Naomi Judd has died. She was 76.
“Today we sisters experienced a tragedy. We lost our beautiful mother to the disease of mental illness,” daughters Wynonna Judd and Ashley Judd shared in a Saturday, April 30, Twitter statement. “We are shattered. We are navigating profound grief and know that as we loved her, she was loved by her public. We are in unknown territory.”
The late Kentucky native was one-half of the Grammy-winning duo, The Judds, alongside Wynonna, 57. The mother-daughter group — who are set to be inducted into the Country Music Hall of Fame on Sunday, May 1 — were known for their hits “Love Can Build a Bridge,” “Mama He’s Crazy,” “Why Not Me” and “Grandpa.”
Naomi — born Diana Ellen Judd — worked as a nurse in Nashville when she and Wynonna began singing together professionally. They won their first Grammy in 1984 for Best Country Performance by a Duo or a Group.
“Wynonna and I both said the same thing [when we won], that it felt like we were in a car crash [because] it happened so fast. It was life-changing,” the River of Time author told Entertainment Tonight in March 2021. “I got up out of my seat like, ‘Uh, oh, they made a mistake.'”
Naomi — who is survived by husband Larry Strickland and their two daughters — started making music with Wynonna in 1983. The band called it quits in 1991 after the late musician was diagnosed with Hepatitis C. They were set to reunite later this year for a new live tour.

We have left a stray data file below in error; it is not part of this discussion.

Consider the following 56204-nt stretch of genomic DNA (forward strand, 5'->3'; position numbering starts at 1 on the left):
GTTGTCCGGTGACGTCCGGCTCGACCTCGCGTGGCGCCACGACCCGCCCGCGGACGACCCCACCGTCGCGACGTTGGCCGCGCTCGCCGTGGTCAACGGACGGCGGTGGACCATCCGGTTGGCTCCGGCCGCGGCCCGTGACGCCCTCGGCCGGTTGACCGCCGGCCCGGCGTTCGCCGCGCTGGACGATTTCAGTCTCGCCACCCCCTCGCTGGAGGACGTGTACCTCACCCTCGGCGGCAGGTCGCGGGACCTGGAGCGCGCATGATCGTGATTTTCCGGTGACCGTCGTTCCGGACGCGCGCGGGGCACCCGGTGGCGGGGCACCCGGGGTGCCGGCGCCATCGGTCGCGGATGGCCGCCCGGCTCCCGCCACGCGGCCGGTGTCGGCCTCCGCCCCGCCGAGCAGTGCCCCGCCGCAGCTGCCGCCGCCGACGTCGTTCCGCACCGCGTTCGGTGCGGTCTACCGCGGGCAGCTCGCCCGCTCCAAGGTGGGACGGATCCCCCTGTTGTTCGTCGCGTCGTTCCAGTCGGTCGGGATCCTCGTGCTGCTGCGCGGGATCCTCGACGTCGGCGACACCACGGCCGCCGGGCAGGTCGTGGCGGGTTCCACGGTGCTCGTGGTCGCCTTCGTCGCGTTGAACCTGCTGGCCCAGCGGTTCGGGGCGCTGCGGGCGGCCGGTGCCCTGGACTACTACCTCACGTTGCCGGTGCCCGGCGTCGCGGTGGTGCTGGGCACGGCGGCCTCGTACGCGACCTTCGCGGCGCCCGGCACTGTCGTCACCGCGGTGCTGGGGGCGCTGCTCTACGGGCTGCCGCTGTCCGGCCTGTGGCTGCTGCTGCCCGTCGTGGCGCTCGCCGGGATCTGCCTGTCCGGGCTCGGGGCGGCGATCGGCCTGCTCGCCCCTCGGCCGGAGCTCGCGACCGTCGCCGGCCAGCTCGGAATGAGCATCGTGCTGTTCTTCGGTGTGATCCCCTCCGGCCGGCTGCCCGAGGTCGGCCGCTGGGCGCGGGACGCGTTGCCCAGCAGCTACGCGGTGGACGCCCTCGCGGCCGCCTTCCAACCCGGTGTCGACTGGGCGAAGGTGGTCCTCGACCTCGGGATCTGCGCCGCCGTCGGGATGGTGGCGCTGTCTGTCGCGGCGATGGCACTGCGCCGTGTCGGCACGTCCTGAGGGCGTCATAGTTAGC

“Rest In Peace, Naomi Judd. Honored to have witnessed ‘Love Can Build a Bridge’ just a few short weeks ago,” country singer Maren Morris tweeted her condolences to Naomi’s family on Saturday.
Naomi had previously been outspoken about her battle with severe depression.
“I would come home and not leave the house for three weeks and not get outta my pajamas, not practice normal hygiene,” the late Grammy winner said during a December 2016 appearance on Good Morning America. “My hands shake really bad … medication, nothing I can do about it. And my face, I feel like a balloon. My face is all swollen because of the medication. I really haven’t been eating ice cream and candy, I really haven’t!”
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She added: “What I’ve been through is extreme [and] it was so deep and so completely debilitating and life-threatening. … I have processed and worked so hard for these last four years.”
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